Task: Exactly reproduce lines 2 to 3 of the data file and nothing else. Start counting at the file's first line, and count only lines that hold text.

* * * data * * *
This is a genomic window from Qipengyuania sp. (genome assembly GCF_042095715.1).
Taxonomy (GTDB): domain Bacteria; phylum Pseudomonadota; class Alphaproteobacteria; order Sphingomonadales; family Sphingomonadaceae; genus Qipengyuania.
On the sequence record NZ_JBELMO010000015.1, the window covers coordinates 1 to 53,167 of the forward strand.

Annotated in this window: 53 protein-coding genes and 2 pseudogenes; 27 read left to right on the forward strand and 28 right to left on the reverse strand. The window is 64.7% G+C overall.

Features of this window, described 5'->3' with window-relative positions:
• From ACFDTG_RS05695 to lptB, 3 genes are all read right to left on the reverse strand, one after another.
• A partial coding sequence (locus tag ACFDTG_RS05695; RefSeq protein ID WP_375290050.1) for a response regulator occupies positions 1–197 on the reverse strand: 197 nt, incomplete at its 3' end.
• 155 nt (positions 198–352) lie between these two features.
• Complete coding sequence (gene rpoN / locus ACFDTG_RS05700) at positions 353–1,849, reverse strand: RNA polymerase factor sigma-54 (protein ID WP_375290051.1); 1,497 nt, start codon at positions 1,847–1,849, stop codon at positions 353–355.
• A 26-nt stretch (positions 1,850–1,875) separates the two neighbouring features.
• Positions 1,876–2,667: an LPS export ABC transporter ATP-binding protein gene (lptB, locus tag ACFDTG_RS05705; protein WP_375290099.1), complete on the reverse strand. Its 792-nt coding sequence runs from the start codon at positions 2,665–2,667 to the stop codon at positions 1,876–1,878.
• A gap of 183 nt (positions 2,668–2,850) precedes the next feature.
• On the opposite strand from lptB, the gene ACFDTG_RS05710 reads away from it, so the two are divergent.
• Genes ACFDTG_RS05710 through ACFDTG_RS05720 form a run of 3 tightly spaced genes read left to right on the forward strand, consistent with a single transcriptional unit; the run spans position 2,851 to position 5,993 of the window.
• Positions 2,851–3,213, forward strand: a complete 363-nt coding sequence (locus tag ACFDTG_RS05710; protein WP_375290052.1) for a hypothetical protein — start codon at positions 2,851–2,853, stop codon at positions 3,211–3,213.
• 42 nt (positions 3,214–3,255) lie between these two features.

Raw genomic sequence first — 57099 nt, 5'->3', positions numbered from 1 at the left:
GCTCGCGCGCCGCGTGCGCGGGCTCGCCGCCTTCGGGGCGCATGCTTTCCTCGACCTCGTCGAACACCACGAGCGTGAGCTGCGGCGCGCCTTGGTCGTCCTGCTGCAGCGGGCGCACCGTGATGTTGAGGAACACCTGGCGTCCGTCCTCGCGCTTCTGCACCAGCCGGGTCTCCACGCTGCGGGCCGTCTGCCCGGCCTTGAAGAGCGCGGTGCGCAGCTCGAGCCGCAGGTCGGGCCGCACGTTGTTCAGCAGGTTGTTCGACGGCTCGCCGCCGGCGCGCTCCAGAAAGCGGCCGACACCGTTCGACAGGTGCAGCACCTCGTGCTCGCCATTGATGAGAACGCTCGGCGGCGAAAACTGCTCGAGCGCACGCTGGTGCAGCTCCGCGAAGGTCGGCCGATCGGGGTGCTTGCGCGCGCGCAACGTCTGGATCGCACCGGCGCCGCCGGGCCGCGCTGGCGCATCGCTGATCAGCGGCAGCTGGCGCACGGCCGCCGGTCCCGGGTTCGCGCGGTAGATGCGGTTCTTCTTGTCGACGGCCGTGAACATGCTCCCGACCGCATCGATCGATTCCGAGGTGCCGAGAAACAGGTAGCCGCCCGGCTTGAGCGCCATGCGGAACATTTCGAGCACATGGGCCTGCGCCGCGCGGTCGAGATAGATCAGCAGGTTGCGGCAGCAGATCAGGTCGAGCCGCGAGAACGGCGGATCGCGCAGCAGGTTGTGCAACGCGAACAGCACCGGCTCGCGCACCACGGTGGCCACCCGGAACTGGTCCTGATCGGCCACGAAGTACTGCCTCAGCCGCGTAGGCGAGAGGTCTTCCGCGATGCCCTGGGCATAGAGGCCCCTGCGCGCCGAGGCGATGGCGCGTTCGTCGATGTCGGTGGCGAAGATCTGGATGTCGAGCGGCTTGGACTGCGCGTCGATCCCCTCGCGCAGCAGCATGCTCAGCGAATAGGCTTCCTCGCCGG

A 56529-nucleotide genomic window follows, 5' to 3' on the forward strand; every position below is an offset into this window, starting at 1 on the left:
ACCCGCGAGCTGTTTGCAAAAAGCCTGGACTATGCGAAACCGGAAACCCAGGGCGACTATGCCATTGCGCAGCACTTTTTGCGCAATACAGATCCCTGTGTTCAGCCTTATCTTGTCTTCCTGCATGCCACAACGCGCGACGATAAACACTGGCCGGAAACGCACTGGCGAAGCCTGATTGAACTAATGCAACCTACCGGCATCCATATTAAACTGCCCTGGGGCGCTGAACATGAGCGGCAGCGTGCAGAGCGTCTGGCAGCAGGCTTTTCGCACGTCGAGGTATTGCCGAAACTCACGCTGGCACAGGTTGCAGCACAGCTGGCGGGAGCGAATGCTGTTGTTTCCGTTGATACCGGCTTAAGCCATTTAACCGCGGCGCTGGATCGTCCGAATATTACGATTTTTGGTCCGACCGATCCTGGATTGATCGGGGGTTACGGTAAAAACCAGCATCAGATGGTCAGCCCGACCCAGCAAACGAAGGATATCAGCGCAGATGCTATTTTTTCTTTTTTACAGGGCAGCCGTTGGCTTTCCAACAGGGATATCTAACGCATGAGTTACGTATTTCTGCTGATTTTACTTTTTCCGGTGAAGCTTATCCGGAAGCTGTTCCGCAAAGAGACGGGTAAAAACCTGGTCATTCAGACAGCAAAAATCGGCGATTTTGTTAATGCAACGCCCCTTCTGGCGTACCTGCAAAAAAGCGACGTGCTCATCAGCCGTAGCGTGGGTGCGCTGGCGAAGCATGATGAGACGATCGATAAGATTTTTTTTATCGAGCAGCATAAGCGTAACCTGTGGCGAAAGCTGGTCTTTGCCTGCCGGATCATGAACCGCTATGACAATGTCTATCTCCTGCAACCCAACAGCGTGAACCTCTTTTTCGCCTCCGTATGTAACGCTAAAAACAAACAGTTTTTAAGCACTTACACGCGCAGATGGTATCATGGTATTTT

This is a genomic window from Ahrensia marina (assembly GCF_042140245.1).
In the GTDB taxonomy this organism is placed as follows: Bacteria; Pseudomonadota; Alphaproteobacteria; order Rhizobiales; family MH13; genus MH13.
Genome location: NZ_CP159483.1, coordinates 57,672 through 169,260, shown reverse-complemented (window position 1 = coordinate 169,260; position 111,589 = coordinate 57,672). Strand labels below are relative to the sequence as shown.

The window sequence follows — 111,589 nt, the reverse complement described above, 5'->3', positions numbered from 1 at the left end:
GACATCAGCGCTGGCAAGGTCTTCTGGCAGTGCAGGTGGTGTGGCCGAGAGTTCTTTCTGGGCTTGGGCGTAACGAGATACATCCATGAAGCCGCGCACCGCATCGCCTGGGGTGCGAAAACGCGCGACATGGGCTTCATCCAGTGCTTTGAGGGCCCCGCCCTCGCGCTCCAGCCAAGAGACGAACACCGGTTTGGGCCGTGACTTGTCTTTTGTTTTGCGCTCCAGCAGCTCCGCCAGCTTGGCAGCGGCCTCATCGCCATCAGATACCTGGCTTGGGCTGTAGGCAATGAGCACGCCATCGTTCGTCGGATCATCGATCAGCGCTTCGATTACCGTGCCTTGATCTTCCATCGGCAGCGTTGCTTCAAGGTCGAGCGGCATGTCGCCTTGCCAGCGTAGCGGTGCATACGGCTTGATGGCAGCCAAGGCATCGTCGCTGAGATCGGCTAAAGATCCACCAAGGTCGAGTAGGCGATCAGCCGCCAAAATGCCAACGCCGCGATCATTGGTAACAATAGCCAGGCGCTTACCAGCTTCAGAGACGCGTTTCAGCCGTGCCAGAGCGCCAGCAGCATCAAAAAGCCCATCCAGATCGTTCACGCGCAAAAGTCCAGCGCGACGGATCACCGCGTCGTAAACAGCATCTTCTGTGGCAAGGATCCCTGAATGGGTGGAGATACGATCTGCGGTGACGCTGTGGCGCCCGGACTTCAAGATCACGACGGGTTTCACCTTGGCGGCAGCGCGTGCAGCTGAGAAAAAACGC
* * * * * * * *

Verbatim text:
Taxonomy (GTDB): domain Bacteria; phylum Pseudomonadota; class Alphaproteobacteria; order Sphingomonadales; family Sphingomonadaceae; genus Qipengyuania.
On the sequence record NZ_JBELMO010000015.1, the window covers coordinates 1 to 53,167 of the forward strand.